Protecting Your Time

I had an interesting discussion with a friend the other day. She is working on making an at-home craft business work. She said that she had had trouble that week finding time to work on her crafts. Finding time to work on your business is a common issue among direct sales people, too.

We talked about scheduling time to work. She said that it’s hard for her to do that. I reminded her that you don’t necessarily have to say that every day from ____ to _____ you will work on your business. Some days my work time is from 5:30 to 8 a.m. Sometimes it’s 3 to 9 p.m. Some days I don’t work on business at all. The important thing isn’t the schedule itself but actually scheduling time to work.

She thought that was a great idea, but she still had a problem. People call. Some of those calls are people who have needs or concerns that she feels she should respond to, even if it’s only to allow that person an opportunity to vent. I agree. People are important. Their needs are important. It’s a very good thing that she is available for her friends. However, it’s also important that she protect her work time.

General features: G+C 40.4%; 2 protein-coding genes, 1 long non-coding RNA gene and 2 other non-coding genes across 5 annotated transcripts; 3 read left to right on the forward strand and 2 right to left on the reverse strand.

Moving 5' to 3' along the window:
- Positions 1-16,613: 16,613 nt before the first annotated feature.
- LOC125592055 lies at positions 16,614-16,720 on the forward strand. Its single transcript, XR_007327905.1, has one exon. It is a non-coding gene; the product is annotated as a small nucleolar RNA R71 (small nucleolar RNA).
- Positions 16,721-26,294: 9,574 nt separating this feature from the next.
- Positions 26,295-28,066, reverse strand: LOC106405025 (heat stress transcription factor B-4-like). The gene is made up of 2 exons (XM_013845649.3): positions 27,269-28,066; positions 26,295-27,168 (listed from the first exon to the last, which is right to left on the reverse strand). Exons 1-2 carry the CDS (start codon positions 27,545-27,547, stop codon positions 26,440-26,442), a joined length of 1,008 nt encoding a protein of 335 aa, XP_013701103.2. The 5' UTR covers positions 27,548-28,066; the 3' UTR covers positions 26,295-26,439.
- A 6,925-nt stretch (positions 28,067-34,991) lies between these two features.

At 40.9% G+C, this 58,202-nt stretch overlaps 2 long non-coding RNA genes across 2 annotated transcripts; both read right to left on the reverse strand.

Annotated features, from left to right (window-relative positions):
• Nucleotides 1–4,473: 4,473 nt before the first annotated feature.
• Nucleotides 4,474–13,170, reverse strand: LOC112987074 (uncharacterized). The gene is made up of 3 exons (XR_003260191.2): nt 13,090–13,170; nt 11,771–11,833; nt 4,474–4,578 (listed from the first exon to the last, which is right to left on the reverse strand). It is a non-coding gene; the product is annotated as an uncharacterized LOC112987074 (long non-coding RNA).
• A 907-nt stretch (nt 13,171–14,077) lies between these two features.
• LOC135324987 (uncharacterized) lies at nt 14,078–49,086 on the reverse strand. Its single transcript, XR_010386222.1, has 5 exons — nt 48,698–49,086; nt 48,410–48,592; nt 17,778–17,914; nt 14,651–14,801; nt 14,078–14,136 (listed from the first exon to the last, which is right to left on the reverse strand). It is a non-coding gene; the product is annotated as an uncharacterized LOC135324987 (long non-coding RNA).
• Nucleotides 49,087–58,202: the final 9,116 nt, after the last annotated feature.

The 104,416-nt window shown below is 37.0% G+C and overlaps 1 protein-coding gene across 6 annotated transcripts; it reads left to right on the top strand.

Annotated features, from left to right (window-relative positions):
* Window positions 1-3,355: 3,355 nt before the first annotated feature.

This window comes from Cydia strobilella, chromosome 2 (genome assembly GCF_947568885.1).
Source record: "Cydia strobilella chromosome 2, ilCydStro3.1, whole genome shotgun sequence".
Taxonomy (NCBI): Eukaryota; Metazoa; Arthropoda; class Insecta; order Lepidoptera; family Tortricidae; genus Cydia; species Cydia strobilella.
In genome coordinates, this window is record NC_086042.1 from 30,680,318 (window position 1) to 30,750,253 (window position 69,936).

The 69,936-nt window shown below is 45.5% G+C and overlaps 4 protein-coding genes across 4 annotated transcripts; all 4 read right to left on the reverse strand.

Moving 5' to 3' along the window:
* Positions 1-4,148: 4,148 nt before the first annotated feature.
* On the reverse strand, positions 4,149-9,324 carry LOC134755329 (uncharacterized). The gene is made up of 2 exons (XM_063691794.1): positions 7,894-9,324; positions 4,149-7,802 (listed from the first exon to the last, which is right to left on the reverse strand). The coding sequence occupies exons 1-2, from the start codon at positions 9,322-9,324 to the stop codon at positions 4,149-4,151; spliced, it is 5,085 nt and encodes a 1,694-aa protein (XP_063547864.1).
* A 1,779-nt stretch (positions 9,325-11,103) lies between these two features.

I asked her, “If you were working a job where you had to leave your house and answer to someone else, would you be able to take personal calls during work time?”

She said, “Well, no.”

So, I looked her in the eye and said, “You can’t take personal calls during work time.”

This is something I definitely practice. If I am working, I’m usually online. With dial-up internet no one can call my home phone, but most everyone has my cell number, too. If I am working I don’t answer.

Now, if you have a friend you know is ill, answer that call. If someone calls several times in a row, clearly desperate to find you, answer that. But, most of the time calls can wait until you get back to the caller.

If you’re able to set regular office or work hours, mention that when you return the call. “Susie, I’m so sorry I missed your call. I was working, which I usually do from 9 to 11 a.m. What did you need?” Otherwise, a simple, “Susie, I’m so sorry I missed your call. What did you need?” will do.

If you don’t respect and protect your work time, no one else will.

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